Example: Residents living near the facility have observed children playing inside the building. The residents know that drums and vats containing flammable liquids are still inside the building.
How used: The Remediation Applicant can alleviate this concern by securing the building to prevent access by children or other trespassers.
Suggested Length: One to two pages.
Purpose: Describe the community relations program objectives and provide a schedule of activities to meet these objectives. Identify a contact person for the Remediation Applicant who will handle community calls; specify the location of convenient information repositories (include information about on-line repositories, if available); and explain how the public will be notified of meetings and issued fact sheets and news releases. A matrix format to illustrate the schedule of activities is acceptable.
Example: The Environmental Watch Network (EWN), a local environmental group, has repeatedly contacted newspapers and local elected officials about threats to the environment posed by this abandoned site. One objective in the CRP might be, “Provide updates to EWN on project status.” Activities to fulfill this objective could include:
Suggested Length: Two to three pages.
Purpose: Provide name, title, mailing address, e-mail address and telephone/fax numbers of local, state and federal elected officials, adjacent property owners, news media (print and electronic), government organizations, any known organized environmental or community groups, and concerned citizens. Concerned populations may include schools, hospitals, day care and senior facilities within a few blocks of the site, even though they are not adjacent to the site. The publicly available CRP may not necessarily include the names and addresses of adjacent property owners and concerned citizens due to privacy concerns. Also include contact information for Illinois EPA staff and site contractor staff responsible for site activities.
The contact list provides a reference that saves time when calling or mailing. Having this list documented reduces the chance of key groups or individuals being inadvertently overlooked. The CRP is a living document. It will need to be adjusted and updated in anticipation of, and in response to, changing events.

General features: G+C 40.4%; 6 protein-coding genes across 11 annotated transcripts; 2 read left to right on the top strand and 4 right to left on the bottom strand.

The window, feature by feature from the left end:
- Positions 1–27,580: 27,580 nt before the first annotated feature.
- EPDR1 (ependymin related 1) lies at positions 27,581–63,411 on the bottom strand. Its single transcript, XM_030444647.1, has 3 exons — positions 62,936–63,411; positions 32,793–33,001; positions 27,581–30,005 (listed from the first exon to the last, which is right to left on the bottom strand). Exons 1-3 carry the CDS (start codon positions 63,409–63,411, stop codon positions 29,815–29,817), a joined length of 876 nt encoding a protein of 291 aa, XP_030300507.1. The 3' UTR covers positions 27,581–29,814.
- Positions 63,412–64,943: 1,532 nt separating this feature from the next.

The CRP may be prepared by the Remediation Applicant, its environmental contractor, a community relations contractor experienced in environmental issues, or, in certain situations, Illinois EPA.
Most sites in the Illinois Site Remediation Program should not need an extensive Community Relations Plan as provided in the previous example. This short form plan may be used as a template to document essential information for sites with a low need for community relations:
February, 2010ABC Warehouse
The ABC Warehouse is located at the intersection of 1100 First Avenue and Perkins Road within the city limits of Huntsville on a two-acre site. The brick, two-story structure is bordered by farm fields on the north, west, and south. A residential area begins on the adjacent property east of the building and continues along Perkins Road into town. The building is structurally sound and secured from easy access by metal shuttered windows and padlocked metal doors. Public drinking water and wastewater services are provided by Huntsville. The Washington Grade School is three blocks southeast of the site on First Avenue. The Johnston County Senior Citizens Center is one block east of the site on Perkins Road.
This building still contains approximately 200 fifty-five gallons drums that need to be sampled, and one closed vat containing an unidentified sludge-like material. About half of the drums are corroded, and some of these drums will need to be over-packed before removal.
Five fifty-five gallon drums are labeled “Trichloroethylene.” This is a common solvent used to clean oil from metal parts. Waste oil and other suspected unknown contaminants are in the remaining drums.
All questions about community relations activities and news media inquiries should be directed to Robert Johnson, Manager, Environmental Affairs, CDX Industries, 123 Corporate Way, Harrisburg, Pennsylvania 80214 (Tel: 207/488-9977); e-mail address: Rjohns1@CDX.com.
Before remediation, we will:
When remediation commences, we will:
You are encouraged to contact:Illinois Environmental Protection Agency